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PhD Proposal Defense: Carly Moreno

January 14, 2019 @ 10:00 am - 11:00 am

UNC Marine Sciences graduate student and Marchetti lab member, Carly MorenoThe PhD Proposal Defense of Carly Moreno is presented by the Department of Marine Sciences. The main location of this event will be in room 3204 on the 3rd floor of Murray/Venable Hall on UNC campus in Chapel Hill, NC. The defense will be streamed live to room 222 at IMS in Morehead City, NC. This event will be held on Monday, January 14th, at 10:00 AM.

Title:  Iron and light: Coupled physiology and transcriptomic analysis of iron and light limitation in Southern Ocean diatoms

Abstract: Diatoms are an ecologically important group of Southern Ocean phytoplankton forming the base of the polar marine food web and significantly contributing to carbon and silica export. Changes in their physiological status can alter their growth, productivity, and elemental stoichiometry, and consequently affect food web dynamics and the efficiency of the biological pump. Iron and light availability are predicted to be two abiotic factors that control diatom physiology and productivity. Previous research has shown differences in how diatoms from temperate and polar regions adapt to low iron bioavailability and low light levels. Therefore, a better understanding of the ecological importance of iron and light limitation on Southern Ocean diatom molecular physiology is needed to decipher the role of diatoms in polar ocean ecology and biogeochemistry. By coupling laboratory methods and transcriptomic techniques, my dissertation will shed light on the physiology, metabolism, and genes within ecologically relevant diatom isolates and natural diatom assemblages from the Western Antarctic Peninsula (WAP). The focus of the first two chapters of my dissertation are to investigate the molecular underpinnings of a Southern Ocean diatom, Fragilariopsis kerguelensis, to differing iron availability and irradiance levels, and to understand how the elemental and biochemical composition of four Southern Ocean diatom species changes in low iron conditions. The focus of the third chapter is to investigate the ecological importance of iron and light limitation on the physiology of natural diatom communities along the WAP and to create potential molecular indicators for iron and/or light limitation. I will use metatranscriptomics and nutrient manipulation experiments to determine diatoms community molecular physiology along a natural iron gradient and investigate the potential for iron and light-co-limitation within natural phytoplankton assemblages along the WAP. This research will provide new insights on the physiological response of WAP diatoms to variations in iron and light availability and their potential effects on ecosystem processes, krill abundance, and carbon export.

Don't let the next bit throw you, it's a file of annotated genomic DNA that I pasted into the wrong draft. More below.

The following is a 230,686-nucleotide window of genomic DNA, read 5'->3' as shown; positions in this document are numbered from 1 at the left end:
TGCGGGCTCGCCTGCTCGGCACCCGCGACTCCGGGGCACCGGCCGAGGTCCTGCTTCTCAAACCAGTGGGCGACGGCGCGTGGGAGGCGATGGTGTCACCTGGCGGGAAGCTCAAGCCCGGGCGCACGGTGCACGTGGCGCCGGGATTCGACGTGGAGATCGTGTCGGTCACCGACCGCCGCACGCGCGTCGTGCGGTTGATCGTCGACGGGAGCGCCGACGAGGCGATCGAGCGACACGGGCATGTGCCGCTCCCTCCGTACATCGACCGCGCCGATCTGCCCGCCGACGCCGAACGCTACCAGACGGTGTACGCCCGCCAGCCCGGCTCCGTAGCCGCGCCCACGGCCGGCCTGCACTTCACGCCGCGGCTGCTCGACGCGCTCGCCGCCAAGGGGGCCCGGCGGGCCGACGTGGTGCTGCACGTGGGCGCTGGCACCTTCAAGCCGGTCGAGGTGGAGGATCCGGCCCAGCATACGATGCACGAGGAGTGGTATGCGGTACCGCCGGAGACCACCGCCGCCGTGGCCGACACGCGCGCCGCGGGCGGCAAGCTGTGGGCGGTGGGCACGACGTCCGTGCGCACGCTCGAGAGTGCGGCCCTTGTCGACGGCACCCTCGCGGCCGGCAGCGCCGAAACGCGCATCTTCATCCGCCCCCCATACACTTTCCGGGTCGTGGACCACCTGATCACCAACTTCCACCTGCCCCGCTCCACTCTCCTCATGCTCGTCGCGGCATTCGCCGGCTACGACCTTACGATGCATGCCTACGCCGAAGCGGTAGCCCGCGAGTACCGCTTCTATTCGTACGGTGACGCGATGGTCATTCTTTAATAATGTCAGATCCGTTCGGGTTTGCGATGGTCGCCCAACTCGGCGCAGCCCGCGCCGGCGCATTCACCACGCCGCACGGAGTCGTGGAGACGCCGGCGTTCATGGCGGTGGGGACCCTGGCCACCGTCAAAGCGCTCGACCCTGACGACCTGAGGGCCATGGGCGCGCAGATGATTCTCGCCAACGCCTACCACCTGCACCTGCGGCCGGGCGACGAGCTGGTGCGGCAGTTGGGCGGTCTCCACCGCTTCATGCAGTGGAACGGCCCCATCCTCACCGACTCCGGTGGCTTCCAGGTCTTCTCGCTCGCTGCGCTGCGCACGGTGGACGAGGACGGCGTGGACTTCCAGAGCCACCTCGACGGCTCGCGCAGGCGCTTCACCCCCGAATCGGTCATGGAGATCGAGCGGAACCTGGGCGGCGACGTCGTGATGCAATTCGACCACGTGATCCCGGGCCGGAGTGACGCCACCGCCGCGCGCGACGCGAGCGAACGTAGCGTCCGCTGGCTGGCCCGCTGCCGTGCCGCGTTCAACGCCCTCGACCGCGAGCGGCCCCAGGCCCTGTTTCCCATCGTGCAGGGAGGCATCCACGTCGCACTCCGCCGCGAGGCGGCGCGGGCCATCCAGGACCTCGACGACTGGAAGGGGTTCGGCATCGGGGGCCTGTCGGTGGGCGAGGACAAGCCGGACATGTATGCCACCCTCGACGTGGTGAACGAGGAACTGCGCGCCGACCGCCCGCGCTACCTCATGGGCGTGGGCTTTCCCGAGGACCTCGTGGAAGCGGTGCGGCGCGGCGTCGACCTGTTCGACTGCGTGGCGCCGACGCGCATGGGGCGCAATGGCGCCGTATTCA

January 14, 2019
10:00 am - 11:00 am
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